This short course is for top and mid-level decision makers, technical experts and professional trainers and researchers in relevant technical and managerial fields of work in both the public and private sector.
Relevant water science, engineering, management or governance related bachelor's degree or equivalent; and good command of English.
- To understand the concepts, principles, instruments and procedures of (inter)national water and environmental law
- To explain how law at international, national and local levels institutionalize approaches to problem solving with respect to water sharing, water pollution, protection of ecosystems and climate change
- To critically analyse different international, national and local water and environmental problems and how law, institutional arrangements, principles and instruments can be used to address these water and environmental justice and sustainability problems
The national component plays an important part in the international part of this short course, and the international component is interwoven into the national dimension. The course uses interactive lectures, practices in stakeholder interviews and analysis, negotiation exercises, role-plays, workshops, case studies, the internet and audio-visual means.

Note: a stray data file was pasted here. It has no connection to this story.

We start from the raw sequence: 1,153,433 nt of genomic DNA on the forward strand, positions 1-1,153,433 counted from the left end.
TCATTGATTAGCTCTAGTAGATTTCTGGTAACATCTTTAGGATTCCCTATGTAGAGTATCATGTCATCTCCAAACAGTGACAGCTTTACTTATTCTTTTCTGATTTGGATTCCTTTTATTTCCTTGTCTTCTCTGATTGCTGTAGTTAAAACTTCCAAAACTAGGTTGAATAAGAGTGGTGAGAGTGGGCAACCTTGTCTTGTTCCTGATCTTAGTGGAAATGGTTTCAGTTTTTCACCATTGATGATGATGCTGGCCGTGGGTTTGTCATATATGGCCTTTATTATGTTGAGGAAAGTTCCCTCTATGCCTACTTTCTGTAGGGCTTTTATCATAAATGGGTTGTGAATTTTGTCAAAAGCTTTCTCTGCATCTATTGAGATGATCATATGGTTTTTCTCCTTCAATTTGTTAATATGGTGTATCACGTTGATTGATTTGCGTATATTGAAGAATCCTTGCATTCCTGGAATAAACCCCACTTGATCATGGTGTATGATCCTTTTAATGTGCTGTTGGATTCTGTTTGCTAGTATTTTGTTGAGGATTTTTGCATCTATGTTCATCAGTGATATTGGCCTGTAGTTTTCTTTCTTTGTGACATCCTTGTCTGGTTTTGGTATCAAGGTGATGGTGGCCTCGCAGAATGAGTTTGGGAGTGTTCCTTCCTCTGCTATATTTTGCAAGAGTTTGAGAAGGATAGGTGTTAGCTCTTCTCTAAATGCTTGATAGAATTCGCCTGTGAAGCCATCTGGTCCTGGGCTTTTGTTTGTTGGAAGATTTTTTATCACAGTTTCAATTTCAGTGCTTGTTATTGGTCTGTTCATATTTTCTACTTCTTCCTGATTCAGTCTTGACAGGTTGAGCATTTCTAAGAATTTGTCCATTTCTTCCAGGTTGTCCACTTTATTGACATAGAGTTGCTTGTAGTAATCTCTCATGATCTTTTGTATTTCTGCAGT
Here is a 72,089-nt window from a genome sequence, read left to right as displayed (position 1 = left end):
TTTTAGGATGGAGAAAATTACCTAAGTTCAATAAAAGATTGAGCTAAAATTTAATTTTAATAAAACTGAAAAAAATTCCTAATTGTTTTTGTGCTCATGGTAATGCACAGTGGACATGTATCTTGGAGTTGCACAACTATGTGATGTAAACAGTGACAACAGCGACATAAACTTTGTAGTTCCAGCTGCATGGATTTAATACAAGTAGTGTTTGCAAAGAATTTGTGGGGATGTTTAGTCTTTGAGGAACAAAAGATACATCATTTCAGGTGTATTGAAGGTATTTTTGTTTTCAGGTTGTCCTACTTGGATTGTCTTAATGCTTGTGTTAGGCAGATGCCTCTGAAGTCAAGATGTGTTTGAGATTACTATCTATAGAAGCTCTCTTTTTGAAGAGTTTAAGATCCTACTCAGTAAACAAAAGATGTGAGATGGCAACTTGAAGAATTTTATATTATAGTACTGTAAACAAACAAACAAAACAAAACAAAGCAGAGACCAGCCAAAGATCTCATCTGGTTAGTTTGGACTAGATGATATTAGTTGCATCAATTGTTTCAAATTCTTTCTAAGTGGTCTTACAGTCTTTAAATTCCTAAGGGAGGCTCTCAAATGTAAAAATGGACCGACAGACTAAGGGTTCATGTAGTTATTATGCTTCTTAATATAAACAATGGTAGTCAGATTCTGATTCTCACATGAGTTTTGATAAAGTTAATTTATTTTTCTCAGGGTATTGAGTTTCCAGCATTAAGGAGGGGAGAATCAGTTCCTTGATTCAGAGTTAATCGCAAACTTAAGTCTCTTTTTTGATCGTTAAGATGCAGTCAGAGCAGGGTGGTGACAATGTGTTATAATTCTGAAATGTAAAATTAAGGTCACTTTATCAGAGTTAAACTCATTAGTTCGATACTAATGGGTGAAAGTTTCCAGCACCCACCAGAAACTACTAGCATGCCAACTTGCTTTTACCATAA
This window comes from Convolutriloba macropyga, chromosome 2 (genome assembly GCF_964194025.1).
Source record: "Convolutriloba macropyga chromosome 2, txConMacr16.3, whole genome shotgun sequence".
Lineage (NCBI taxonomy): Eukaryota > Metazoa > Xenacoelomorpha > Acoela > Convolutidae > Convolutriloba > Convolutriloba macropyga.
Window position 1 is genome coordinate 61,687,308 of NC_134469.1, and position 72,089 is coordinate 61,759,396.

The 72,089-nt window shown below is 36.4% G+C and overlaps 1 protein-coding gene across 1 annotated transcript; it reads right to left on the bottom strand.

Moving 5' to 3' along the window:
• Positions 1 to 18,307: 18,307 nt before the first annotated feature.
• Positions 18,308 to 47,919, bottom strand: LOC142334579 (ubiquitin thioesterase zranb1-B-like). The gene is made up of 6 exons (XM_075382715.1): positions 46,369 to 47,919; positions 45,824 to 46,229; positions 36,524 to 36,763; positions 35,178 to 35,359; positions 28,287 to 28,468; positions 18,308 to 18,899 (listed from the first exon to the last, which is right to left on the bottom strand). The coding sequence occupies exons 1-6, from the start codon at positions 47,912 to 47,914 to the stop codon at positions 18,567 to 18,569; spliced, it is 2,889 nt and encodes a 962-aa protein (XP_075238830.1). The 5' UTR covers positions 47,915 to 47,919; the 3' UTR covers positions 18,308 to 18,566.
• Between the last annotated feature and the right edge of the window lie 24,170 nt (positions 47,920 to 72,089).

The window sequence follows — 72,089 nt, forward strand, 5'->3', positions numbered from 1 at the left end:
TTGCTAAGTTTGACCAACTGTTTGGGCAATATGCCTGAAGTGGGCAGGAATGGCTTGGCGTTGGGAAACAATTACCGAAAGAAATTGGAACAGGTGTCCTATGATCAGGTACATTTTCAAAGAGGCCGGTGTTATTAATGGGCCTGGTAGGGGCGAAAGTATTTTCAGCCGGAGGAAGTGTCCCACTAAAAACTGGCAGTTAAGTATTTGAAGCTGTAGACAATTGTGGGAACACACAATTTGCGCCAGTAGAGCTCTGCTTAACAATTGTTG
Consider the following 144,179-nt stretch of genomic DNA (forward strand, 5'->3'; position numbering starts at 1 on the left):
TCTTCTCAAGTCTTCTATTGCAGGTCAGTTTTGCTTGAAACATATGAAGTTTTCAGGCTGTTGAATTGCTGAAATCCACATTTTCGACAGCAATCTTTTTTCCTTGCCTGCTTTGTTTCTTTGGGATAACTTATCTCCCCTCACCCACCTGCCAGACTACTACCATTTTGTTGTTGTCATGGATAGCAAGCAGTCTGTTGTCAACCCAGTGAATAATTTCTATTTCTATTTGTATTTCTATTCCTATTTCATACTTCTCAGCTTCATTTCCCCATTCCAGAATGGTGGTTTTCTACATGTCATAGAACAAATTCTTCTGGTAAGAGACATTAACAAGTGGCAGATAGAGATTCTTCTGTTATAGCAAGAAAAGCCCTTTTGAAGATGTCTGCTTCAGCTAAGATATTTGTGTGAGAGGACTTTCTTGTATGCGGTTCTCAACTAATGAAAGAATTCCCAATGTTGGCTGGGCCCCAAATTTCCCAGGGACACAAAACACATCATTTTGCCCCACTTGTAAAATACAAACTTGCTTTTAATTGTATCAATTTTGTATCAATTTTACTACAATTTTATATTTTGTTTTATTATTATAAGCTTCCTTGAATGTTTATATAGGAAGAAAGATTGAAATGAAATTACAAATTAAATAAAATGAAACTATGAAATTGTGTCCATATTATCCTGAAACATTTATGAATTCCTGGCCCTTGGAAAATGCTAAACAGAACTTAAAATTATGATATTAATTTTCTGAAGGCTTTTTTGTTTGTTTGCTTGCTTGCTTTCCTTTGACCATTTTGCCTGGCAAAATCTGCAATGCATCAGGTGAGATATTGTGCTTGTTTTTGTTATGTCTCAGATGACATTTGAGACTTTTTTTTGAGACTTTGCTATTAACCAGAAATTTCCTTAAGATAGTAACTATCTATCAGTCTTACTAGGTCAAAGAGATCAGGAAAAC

Subjects at the international level
- The UN institutional framework relevant to water and environmental law and management;
- Theoretical concepts of multi-level governance, good governance, the rule of law, participatory approaches and international relations theories;
- General principles of international law, and international water and environmental law;
- Elaboration and analysis of the UN Law on the Non-Navigational Uses of International Watercourses and international treaties on climate change, desertification, biodiversity, depletion of the ozone layer and forestry;
- Some regional water and environmental agreements;
- Major water and environmental disputes and cases;
- Negotiation theory;
- Dispute resolution.
Subjects at the national level
- National water and environmental law systems,
- Institutional and management arrangements;
- Decentralization, decision-making and communication;
- Contract management.